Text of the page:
Psychological interventions for PTSD in adults who experienced childhood abuse are effective in reducing symptom severity with moderate to large effects. Other symptoms like anxiety, depression, and dissociation also showed large positive changes in these individuals. Research shows that trauma-focused treatments are under-used in routine practice. This may be due to the concern that trauma-focused treatments may not be safe in some individuals with complex symptoms. Trauma-focused treatments may lead to higher effects than non-trauma focused treatments, indicating the potential importance of processing the trauma memory.
Rutherford, B.R., Pott, E., Tandler, J.M., Wall, M.M., Roose, S.P., & Lieberman, J.A. (2014). Placebo response in antipsychotic clinical trials: A meta-analysis. JAMA Psychiatry, doi:10.1001/jamapsychiatry.2014.1319.
The placebo response refers to improvements in symptoms among participants in medication trials that cannot be specifically attributed to the active ingredient of the intervention. For this reason, it is common to have a placebo control condition in trials of medications. In these trials, some participants are randomly assigned to the medication condition, and some are randomly assigned to a placebo control condition. Typically, the placebo is a pill that looks exactly like the medication but that has no active ingredient. Both patients and providers are blind or unaware of whether the patient is receiving the active medication or the placebo. The placebo response is usually attributed to a number of sources: (1) the patient’s expectation of receiving benefit, (2) the patient’s contact with a caring provider and the healing effect of factors like therapeutic alliance and provider empathy, (3) statistical and measurement error, and (4) random changes in patient symptoms that are unrelated to the medication or the placebo. The first two sources are psychological factors that are often specifically active and purposefully enhanced in psychotherapies. That is, some psychotherapists actively work to develop an alliance with the patient and to align therapeutic interventions with patient expectations and preferences. (For a broader discussion, see my review of Common Factors in this month’s PPRNet blog.) The placebo response can sometimes be quite powerful such that antidepressant medications, and antipsychotic medications for example, only tend to be modestly superior to placebo. People with schizophrenia have cognitive difficulties that may reduce their expectations of receiving benefits from treatment. These patients also have significant interpersonal difficulties so that their alliance with health care providers may be significantly hampered. For these reasons, it may be possible that the placebo response may play a smaller role in the medical treatment of patients with schizophrenia. Rutherford and colleagues conducted a meta analysis of 105 studies of over 24,000 participants from 1960 to the present. Their goal was to examine if the average drug-placebo difference decreased significantly over time (i.e. across years of publication). They found that the placebo response significantly increased from 1960 to the present, that is, the average placebo patient tended to get worse in the 1960s, but by the 2000s the average placebo participant tended to get better. The effect of this trend was large (r = .52). By contrast, treatment change associated with antipsychotic medications decreased over time, and the effect of this trend was moderate (r = -.26). The authors suggested possible explanations for this trend. The average participant in drug trials in the 1960s was more severely ill than the average patient enrolled in drug trials in the 2000s. It is possible that the placebo response is more powerful in less severely ill individuals. Also, the authors suggested that a number of study design factors (e.g., multi-site vs single site trials, financial incentives to recruit more patients may result in less severely ill and younger samples) may also contribute to this trend.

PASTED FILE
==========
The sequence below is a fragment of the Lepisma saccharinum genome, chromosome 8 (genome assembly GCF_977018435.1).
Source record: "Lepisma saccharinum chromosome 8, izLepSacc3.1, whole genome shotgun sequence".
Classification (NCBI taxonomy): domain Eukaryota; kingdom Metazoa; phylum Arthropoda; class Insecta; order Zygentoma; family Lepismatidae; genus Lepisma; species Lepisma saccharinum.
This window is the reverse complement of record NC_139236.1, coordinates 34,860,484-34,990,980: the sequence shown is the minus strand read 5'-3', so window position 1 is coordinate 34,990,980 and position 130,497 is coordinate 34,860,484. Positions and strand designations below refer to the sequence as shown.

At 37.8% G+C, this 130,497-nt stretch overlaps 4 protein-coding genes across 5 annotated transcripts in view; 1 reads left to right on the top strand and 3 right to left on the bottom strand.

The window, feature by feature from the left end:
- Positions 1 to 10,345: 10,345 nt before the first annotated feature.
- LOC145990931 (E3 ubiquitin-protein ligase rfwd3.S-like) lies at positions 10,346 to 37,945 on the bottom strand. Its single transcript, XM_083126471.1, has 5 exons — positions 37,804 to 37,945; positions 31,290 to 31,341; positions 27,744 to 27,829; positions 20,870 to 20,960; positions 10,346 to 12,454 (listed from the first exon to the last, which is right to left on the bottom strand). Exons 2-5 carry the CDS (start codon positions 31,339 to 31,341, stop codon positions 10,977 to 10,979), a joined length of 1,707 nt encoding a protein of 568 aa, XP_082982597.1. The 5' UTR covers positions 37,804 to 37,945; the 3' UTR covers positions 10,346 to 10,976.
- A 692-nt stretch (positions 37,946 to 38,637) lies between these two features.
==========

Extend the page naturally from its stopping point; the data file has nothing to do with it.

One of the practical implications of these findings is that drug companies may be less inclined to fund research and development of new medications for mental illnesses if the research is increasingly showing only modest benefits over control conditions. On the other hand, health care workers who provide: support and empathy, a positive therapeutic alliance, positive expectations about benefits of treatment, attention to patient preferences, and a coherent narrative to understand their patient’s illness may help to enhance the effects of interventions including antipsychotic medications. This may be especially true for younger and less severely ill individuals with schizophrenia.
View the Placebo Response is Increasing in Trials of Antipsychotic Medications article.